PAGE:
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Cheat Sheet

Probiotics For Dummies

From Probiotics For Dummies by Shekhar Challa, Eamonn M. M. Quigley (Foreword by)

The idea that bacteria are not all bad — that good bacteria called probiotics live in your body and actually help you maintain health and even fight diseases — is one that’s just now going mainstream in the United States. You can get probiotics, along with the fiber that good bacteria eat, called prebiotics, from certain foods and from probiotic supplements.

Probiotics, Prebiotics, and Synbiotics: Defining the Terms

The emerging importance of probiotics and their role in human health brings with it some potentially confusing terminology. This article aims to differentiate and define the most basic terms.

Probiotics: The good bacteria

The World Health Organization defines probiotics as “live microorganisms, which, when administered in adequate amounts, confer a health benefit on the host.”

What that means is that probiotics, which can be found in food and taken as supplements, are bacteria that your body needs. Your digestive system is full of bacteria — good bacteria — that help your immune system, work to keep your digestive system healthy and efficient, and do numerous other positive things in your body. But bad bacteria, too, can get into your body, and if the bacteria balance get out of whack, probiotics add good bacteria back into your system.

You’ll find probiotics in fermented foods such as yogurts (with live, active cultures), sauerkraut, and kimchi. Keep in mind that most of the time, you can’t get enough probiotics through eating foods alone, and you’ll need to take a supplement.

Prebiotics: Fiber food for bacteria

Prebiotics are basically food for probiotics. Taking prebiotics helps probiotics work better and more efficiently. Prebiotics not digestible by humans, but they stimulate the growth of beneficial bacteria. Common prebiotics are inulin and carbohydrate fibers called oligosaccharides.

Prebiotics are found in fruits, vegetables, and whole grains. Prebiotics are an emerging field of study, and many researchers believe their potential to help you stay healthy may be as important as probiotics.

Synbiotics: Combining probiotics and prebiotics

A synbiotic is a supplement that contains both probiotics and prebiotics. It makes sense to make sure any supplement you take contains both pro- and prebiotics, because the two work in tandem to make sure your system has enough of the healthy, beneficial bacteria it needs.

Other probiotics terminology

CFUs: This stands for colony-forming unit and is the way probiotics are measured. You want to take a supplement with as many CFUs as you can find — in the 1 to 10 billion range.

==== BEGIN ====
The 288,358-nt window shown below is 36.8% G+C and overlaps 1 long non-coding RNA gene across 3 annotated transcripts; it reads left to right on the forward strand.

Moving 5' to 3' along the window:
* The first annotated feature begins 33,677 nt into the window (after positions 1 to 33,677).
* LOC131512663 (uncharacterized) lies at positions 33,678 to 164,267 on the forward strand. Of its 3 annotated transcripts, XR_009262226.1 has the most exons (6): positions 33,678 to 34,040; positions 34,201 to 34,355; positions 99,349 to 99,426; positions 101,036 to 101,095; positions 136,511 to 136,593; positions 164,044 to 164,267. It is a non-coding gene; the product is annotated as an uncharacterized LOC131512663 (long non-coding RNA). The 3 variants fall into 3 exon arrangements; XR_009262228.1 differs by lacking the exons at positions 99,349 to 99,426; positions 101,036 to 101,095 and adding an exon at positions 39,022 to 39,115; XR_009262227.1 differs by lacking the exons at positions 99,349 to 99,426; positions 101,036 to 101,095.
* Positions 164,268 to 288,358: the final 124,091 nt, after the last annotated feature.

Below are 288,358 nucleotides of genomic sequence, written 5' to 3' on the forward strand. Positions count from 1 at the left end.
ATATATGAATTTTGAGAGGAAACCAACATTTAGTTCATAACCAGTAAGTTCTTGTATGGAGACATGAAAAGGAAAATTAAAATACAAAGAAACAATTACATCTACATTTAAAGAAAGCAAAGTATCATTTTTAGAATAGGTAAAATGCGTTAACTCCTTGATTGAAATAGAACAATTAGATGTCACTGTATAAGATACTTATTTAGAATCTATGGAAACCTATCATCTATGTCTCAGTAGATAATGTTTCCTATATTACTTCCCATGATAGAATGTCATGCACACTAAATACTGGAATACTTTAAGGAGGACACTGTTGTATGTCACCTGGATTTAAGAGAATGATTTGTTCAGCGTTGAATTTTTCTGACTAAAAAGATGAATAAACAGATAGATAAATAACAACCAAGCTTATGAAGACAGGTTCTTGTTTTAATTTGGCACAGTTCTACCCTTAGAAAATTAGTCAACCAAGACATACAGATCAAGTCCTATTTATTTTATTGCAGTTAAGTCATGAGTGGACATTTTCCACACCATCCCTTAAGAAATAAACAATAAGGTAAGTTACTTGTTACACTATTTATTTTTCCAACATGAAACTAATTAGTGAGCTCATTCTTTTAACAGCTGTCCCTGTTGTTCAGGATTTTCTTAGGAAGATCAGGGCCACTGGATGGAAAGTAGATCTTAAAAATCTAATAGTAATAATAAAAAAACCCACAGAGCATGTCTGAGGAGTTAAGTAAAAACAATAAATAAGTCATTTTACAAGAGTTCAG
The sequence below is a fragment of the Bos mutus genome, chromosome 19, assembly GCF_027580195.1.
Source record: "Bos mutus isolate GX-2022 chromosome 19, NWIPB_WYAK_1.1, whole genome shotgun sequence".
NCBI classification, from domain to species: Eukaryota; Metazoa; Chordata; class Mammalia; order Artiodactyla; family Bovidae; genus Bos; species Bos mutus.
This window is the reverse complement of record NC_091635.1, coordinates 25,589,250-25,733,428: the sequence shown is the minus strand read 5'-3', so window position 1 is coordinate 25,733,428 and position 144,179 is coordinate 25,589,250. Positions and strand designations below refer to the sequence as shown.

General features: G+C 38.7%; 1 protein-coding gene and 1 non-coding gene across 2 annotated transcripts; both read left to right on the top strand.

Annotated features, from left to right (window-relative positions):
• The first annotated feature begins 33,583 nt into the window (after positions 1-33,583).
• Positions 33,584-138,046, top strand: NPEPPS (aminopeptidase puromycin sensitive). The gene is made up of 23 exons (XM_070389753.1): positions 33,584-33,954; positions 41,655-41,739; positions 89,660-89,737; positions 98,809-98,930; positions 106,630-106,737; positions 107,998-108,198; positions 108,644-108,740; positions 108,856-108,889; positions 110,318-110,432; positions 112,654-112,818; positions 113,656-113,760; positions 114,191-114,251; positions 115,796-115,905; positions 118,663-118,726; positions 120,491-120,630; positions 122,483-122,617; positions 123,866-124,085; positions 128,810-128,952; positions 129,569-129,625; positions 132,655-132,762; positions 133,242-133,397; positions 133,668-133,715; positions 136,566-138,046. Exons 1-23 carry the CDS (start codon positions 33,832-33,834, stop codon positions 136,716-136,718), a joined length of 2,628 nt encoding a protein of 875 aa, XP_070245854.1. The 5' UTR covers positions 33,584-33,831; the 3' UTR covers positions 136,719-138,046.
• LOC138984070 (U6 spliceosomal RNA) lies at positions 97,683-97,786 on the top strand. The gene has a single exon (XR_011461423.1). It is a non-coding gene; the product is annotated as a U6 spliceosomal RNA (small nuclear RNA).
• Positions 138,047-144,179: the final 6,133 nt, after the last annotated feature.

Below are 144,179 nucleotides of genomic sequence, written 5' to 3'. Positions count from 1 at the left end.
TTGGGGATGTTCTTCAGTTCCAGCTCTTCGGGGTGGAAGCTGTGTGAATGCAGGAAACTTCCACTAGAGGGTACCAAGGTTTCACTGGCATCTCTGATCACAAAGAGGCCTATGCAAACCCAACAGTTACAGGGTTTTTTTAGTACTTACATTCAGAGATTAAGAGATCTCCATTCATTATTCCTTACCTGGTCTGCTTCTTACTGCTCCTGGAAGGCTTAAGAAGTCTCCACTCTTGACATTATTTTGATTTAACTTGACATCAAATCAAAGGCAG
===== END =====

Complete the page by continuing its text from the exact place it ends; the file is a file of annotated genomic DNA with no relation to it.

Genus, species, and strain: These are how bacteria are identified. The genus is the first word in a bacterium’s name; it’s the large group to which the bacteria belongs. The species is the type of individual bacteria. Some bacteria have several strains, or differentiations of the species, and this is identified by the last part of the name. Here are a couple examples:

  • Lactobacillus rhamnosus (Lactobacillus is the genus, and rhamnosus is the species)

  • Lactobacillus acidophilus DDS-1 (Lactobacillus is the genus, acidophilus is the species; and DDS-1 is the strain)

Dysbiosis: This is the medical term for when the good and bad bacteria in your body get out of balance. Taking probiotics and prebiotics can help correct dysbiosis.

Foods that Contain Probiotics and Prebiotics

Many foods contain probiotics (the good bacteria that help your body maintain health) and prebiotics (fiber that good bacteria eat but that isn’t digestible by humans). However, it’s difficult to get enough probiotics strictly through food. You need to take a probiotic supplement to get enough probiotics in your diet to maintain good health, especially if you’re treating a particular illness (such as antibiotic-associated diarrhea).

Fermented foods — which used to be a larger part of the human diet because fermentation was a great way of preserving food — contain probiotics. You’ll see quite a few fermented foods on the upcoming list. Fermentation is the process of adding yeast to a food to change its structure. Primarily, sugars and starches are broken down during fermentation.

One thing to keep in mind: It’s the live bacteria in the food you eat that make it full of healthy probiotics. Since heat destroys the bacteria, you need to make sure that your yogurt, for example, says live or active cultures on the label. Some yogurts are pasteurized, which kills the bacteria. Those yogurts with live cultures add them back in after the pasteurization process.

Probiotic-rich foods include the following:

  • Kefir

  • Yogurt (with live cultures)

  • Kimchi (a spicy fermented cabbage common in the Korean diet)

  • Dark chocolate (a good, high-quality chocolate)

  • Tempeh

  • Microalgae

  • Miso

  • Pickles

  • Natto (a fermented soybean)

  • Some soft cheeses (such as Gouda) contain Lactobacilli bacteria

  • Sourdough bread may also contain Lactobacilli

  • Fruits such as bananas and tomatoes

  • Vegetables like artichokes, green beans, leeks

  • Whole-grain breads

  • Honey

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